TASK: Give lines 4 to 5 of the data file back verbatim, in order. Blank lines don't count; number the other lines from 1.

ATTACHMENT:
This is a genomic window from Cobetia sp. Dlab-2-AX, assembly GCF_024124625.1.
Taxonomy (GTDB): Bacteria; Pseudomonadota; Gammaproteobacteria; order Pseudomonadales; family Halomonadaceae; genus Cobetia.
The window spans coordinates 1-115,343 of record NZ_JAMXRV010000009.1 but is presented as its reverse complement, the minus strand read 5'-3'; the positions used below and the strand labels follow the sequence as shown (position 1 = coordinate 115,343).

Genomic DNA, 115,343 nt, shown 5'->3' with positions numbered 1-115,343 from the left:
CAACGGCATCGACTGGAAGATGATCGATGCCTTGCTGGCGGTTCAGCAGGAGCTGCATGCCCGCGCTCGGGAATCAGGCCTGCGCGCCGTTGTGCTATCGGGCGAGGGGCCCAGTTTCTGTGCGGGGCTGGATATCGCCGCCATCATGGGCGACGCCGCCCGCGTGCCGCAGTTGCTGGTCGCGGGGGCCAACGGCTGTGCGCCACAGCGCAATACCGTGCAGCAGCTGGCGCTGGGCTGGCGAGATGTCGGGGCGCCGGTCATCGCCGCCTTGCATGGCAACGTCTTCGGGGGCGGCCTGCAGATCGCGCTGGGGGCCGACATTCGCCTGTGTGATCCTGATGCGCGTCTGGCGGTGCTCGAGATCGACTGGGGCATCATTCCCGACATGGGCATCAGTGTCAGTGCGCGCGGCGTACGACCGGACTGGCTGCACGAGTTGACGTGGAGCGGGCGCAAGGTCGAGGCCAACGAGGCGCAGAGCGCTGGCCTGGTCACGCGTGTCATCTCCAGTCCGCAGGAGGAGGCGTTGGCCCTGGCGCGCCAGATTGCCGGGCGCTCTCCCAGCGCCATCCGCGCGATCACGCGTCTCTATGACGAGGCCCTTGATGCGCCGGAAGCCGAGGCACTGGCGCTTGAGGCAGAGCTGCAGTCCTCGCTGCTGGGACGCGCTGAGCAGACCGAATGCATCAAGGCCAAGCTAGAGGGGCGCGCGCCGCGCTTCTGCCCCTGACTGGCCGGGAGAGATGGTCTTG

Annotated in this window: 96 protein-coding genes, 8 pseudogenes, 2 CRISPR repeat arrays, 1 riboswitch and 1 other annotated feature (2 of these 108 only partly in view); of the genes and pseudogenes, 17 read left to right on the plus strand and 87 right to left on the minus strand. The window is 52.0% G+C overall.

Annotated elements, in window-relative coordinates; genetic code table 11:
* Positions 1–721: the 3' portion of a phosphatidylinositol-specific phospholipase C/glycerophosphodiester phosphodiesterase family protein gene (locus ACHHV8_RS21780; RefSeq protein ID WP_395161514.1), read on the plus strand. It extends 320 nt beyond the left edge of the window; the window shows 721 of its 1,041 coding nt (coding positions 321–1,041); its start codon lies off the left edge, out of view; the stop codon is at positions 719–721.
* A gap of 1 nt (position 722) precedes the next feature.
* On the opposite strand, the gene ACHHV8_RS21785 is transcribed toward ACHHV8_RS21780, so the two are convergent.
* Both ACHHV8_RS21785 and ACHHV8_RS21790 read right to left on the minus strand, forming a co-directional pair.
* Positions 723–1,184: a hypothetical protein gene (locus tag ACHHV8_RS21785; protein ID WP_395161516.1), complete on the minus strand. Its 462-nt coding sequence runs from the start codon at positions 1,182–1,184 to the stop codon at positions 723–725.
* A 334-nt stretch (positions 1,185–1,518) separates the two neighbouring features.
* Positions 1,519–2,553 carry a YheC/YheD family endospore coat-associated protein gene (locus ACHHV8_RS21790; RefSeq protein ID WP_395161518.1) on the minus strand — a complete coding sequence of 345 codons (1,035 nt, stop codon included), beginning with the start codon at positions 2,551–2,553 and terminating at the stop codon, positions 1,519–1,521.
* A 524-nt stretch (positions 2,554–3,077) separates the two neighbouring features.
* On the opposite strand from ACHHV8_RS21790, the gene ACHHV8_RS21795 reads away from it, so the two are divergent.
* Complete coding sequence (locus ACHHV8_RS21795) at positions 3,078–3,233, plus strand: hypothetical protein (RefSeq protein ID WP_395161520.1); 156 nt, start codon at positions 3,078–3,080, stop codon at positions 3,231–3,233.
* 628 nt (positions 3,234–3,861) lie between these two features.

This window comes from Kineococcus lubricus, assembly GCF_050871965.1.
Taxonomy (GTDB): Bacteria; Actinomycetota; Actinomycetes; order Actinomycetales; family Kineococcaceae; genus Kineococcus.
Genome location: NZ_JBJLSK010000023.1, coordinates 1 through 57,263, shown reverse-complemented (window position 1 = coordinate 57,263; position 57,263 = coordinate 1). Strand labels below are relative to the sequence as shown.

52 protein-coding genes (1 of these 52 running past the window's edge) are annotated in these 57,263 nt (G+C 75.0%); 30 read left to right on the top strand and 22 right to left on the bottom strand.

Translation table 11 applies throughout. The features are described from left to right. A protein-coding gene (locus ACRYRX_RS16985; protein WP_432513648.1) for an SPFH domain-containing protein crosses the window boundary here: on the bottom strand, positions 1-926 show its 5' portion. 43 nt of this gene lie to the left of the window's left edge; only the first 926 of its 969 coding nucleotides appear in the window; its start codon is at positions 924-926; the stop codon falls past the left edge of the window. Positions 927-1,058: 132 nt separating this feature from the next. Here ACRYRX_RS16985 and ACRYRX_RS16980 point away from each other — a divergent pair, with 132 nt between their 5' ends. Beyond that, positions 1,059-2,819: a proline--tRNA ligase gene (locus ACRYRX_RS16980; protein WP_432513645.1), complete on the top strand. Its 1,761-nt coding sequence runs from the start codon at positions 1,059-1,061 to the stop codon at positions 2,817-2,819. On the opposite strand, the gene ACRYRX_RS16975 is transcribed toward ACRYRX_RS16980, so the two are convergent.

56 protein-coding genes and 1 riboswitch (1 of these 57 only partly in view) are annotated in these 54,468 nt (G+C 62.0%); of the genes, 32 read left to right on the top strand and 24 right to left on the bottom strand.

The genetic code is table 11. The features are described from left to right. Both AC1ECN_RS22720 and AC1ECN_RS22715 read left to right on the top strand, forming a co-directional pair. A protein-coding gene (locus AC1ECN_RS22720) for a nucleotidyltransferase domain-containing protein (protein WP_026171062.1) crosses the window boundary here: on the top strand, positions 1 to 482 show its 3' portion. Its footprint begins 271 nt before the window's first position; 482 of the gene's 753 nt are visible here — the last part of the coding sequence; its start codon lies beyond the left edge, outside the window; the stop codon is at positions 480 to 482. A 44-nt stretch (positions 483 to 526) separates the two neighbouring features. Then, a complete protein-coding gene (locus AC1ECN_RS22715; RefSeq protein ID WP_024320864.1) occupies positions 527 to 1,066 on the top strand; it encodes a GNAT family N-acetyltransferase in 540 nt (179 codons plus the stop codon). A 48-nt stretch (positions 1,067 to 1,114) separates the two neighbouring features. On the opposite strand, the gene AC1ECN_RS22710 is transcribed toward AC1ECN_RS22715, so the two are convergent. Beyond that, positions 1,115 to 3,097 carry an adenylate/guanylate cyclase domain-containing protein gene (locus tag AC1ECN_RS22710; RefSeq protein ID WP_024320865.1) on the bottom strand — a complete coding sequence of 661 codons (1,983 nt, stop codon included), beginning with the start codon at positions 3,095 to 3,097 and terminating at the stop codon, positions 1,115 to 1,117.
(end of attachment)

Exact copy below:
Genomic DNA, 115,343 nt, shown 5'->3' with positions numbered 1-115,343 from the left:
CAACGGCATCGACTGGAAGATGATCGATGCCTTGCTGGCGGTTCAGCAGGAGCTGCATGCCCGCGCTCGGGAATCAGGCCTGCGCGCCGTTGTGCTATCGGGCGAGGGGCCCAGTTTCTGTGCGGGGCTGGATATCGCCGCCATCATGGGCGACGCCGCCCGCGTGCCGCAGTTGCTGGTCGCGGGGGCCAACGGCTGTGCGCCACAGCGCAATACCGTGCAGCAGCTGGCGCTGGGCTGGCGAGATGTCGGGGCGCCGGTCATCGCCGCCTTGCATGGCAACGTCTTCGGGGGCGGCCTGCAGATCGCGCTGGGGGCCGACATTCGCCTGTGTGATCCTGATGCGCGTCTGGCGGTGCTCGAGATCGACTGGGGCATCATTCCCGACATGGGCATCAGTGTCAGTGCGCGCGGCGTACGACCGGACTGGCTGCACGAGTTGACGTGGAGCGGGCGCAAGGTCGAGGCCAACGAGGCGCAGAGCGCTGGCCTGGTCACGCGTGTCATCTCCAGTCCGCAGGAGGAGGCGTTGGCCCTGGCGCGCCAGATTGCCGGGCGCTCTCCCAGCGCCATCCGCGCGATCACGCGTCTCTATGACGAGGCCCTTGATGCGCCGGAAGCCGAGGCACTGGCGCTTGAGGCAGAGCTGCAGTCCTCGCTGCTGGGACGCGCTGAGCAGACCGAATGCATCAAGGCCAAGCTAGAGGGGCGCGCGCCGCGCTTCTGCCCCTGACTGGCCGGGAGAGATGGTCTTG